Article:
The market prices of the key materials here tend to be stable in the long run, but might fluctuate within a year. Regardless of the costs, pharmaceutical companies and hospitals have to purchase raw materials, and often sign long-term contracts with their suppliers. Unlike them, fragrance manufacturers can source raw herbal materials at lower prices.

Key chapter takeaways 

  • The herbal medicine industry is not a primary upstream area for fragrance producers.

  • The scents of particular herbal medicines have a symbolic cultural meaning in China.

  • Fragrance producers willing to source herbal medicine can wait for the price to drop and buy at the best moment. 

III.              The aroma chemical market

Synthesized fragrant ingredients abound in supply with cheaper costs. In addition, natural sourcing takes a much longer time in fostering raw materials. As a result, 70%-90% of the scent ingredients are chemically synthesized. According to Grand View Research, synthetic aroma chemicals accounted for a revenue share of 73.9% in the global scent market in 2019.

It is expensive and inefficient for smaller fragrance producers to extract the essence from raw materials. Since local manufacturers are usually small and private-owned, most of them cannot afford to source 'from scratch.'


The total production of synthesized ingredients in China grew rapidly in 2016 and 2017, losing -1% in 2018. After that, it kept steadily increasing.

In 2020, the total sale of synthetic aroma chemicals was approximately CNY 33 billion, with 41% of this figure coming from 'household chemicals,' among which fragrant products accounted for 20%.

The CR5  of the Chinese aroma chemical market is 21.2% (excluding the market share of global industry giants). It is still distinctively low, compared with the most developed markets, where big companies like Givaudan and IFF hold most of the shares (the global CR10 is 77%). Because of its monopolistic nature, the market's major players have maintained high gross margins. As a result, their downstream buyers in the fragrance industry representing developed markets could hardly achieve the same gross margin levels as those in some emerging economies.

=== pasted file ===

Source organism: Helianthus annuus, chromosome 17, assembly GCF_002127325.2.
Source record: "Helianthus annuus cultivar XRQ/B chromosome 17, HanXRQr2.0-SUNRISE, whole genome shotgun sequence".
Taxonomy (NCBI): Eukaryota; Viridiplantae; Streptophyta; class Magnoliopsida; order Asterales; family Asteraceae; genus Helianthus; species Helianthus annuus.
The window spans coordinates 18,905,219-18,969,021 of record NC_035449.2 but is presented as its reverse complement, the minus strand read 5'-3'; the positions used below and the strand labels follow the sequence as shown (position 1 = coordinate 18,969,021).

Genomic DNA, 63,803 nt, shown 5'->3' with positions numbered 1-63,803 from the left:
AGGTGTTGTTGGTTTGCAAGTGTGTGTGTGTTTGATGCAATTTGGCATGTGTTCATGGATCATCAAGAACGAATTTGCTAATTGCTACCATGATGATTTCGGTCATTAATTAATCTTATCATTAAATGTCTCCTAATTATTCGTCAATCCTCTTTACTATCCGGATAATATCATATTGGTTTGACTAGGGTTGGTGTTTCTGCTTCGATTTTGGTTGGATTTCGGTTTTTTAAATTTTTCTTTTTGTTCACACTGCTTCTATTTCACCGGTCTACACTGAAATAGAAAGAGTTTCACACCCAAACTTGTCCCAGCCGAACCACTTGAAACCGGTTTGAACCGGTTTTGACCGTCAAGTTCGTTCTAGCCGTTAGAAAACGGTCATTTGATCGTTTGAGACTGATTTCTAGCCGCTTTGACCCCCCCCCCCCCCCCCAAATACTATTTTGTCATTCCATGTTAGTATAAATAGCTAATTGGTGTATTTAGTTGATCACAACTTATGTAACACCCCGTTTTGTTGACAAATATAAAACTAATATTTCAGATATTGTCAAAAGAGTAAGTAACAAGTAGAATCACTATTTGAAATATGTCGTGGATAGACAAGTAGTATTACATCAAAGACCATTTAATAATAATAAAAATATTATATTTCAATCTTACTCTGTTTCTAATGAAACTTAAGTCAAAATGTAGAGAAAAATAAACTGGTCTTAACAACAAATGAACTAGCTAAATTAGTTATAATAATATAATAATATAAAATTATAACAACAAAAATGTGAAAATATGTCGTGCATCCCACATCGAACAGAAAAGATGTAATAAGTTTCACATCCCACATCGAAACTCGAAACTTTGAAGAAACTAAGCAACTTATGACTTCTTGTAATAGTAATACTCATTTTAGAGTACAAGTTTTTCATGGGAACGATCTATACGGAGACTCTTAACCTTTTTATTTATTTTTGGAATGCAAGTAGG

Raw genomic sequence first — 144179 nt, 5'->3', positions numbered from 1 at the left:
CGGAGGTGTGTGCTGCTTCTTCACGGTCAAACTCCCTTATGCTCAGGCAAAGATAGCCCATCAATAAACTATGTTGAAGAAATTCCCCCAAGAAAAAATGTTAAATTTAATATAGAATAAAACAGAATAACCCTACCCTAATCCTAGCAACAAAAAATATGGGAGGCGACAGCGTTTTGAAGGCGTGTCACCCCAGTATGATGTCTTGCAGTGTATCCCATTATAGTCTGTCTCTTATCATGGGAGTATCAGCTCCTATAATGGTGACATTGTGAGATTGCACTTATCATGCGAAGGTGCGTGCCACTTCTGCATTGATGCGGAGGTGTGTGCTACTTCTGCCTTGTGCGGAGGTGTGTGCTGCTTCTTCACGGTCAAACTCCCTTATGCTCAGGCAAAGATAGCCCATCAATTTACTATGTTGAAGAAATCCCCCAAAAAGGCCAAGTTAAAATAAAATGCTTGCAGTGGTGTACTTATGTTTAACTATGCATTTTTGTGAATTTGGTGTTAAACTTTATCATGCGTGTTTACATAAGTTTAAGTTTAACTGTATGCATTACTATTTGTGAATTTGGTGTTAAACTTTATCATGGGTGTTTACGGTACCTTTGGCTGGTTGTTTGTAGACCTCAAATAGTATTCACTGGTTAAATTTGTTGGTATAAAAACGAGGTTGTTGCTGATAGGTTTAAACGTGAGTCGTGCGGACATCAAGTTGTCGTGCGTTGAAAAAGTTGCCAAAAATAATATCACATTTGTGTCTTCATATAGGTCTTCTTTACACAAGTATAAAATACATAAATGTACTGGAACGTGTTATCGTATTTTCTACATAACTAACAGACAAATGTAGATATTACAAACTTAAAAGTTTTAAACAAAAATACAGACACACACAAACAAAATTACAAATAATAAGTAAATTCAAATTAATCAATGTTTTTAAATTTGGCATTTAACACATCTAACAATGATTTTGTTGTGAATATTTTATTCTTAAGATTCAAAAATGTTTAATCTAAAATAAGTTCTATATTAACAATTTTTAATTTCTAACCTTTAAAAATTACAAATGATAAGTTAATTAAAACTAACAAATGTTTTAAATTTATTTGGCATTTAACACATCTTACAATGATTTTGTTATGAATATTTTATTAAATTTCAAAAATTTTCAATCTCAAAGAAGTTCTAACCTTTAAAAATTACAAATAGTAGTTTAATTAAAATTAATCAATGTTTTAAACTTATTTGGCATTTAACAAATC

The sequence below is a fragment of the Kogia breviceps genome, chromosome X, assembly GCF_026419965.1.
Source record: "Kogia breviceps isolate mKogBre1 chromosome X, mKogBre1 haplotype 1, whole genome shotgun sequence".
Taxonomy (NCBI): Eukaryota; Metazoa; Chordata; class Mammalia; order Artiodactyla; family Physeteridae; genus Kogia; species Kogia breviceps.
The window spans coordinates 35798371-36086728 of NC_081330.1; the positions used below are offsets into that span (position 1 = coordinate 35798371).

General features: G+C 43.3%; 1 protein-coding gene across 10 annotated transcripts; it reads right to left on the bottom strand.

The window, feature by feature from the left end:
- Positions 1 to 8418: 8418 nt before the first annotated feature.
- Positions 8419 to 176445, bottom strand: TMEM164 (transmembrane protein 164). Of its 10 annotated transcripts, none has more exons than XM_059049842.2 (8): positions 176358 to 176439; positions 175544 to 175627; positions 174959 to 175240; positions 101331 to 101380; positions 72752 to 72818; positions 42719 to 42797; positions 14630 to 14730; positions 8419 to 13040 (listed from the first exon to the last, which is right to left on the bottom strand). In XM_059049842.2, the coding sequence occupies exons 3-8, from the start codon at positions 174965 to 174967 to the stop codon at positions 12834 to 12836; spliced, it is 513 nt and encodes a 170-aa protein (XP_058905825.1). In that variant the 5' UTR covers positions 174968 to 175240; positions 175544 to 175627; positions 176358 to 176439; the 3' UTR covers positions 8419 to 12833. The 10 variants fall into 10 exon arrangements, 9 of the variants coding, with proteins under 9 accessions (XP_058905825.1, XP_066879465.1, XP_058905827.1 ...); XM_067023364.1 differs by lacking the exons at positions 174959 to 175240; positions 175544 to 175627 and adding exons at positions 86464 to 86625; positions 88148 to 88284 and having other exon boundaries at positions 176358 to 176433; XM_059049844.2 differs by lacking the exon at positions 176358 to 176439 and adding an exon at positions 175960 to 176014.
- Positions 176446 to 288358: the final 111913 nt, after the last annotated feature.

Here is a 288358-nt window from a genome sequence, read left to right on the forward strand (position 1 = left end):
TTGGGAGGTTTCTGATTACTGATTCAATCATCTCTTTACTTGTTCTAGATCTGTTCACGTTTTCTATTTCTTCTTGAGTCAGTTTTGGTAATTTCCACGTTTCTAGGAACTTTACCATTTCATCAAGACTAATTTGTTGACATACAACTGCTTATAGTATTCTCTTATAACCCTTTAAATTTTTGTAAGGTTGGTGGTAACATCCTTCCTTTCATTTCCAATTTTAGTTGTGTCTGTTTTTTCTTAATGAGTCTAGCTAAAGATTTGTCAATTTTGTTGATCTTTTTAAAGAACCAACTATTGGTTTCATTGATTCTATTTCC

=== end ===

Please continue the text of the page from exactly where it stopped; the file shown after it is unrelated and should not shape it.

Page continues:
Most Chinese fragrance manufacturers have a substantial price negotiation power due to the low market concentration. It is one of the critical factors pushing the country's fragrance sector's already-high gross margin further up.

On the other hand, the aroma chemical market is less standardized in China. As a result, the quality of products often cannot be guaranteed. It will be expensive for small fragrance producers to inspect the quality of ingredients.

Key chapter takeaways

  • Producers in the fragrance sector gather most of their ingredients from the aroma chemical industry. 

  • The low market concentration in the aroma chemical sector provides fragrance manufacturers with superior price negotiation power. It is one of the critical reasons for the high gross margins in the Chinese fragrance sector. 

  • The quality of aroma chemical products is crucial to inspect. The composites are highly standardized and often couldn't meet pickier needs.  

At a glance

China's fragrance industry has been rapidly expanding in the past years, unlocking a number of commercial opportunities. As the majority of the products are not naturally sourced (coming from synthesized chemicals), there is a lot of room for growth in the premium segment. Thanks to the low market concentration in both the floriculture and aroma chemical sectors, the entire fragrance industry is highly likely to keep gross margins at high levels. A slew of opportunities exists in the sector for both large MNCs and local startups.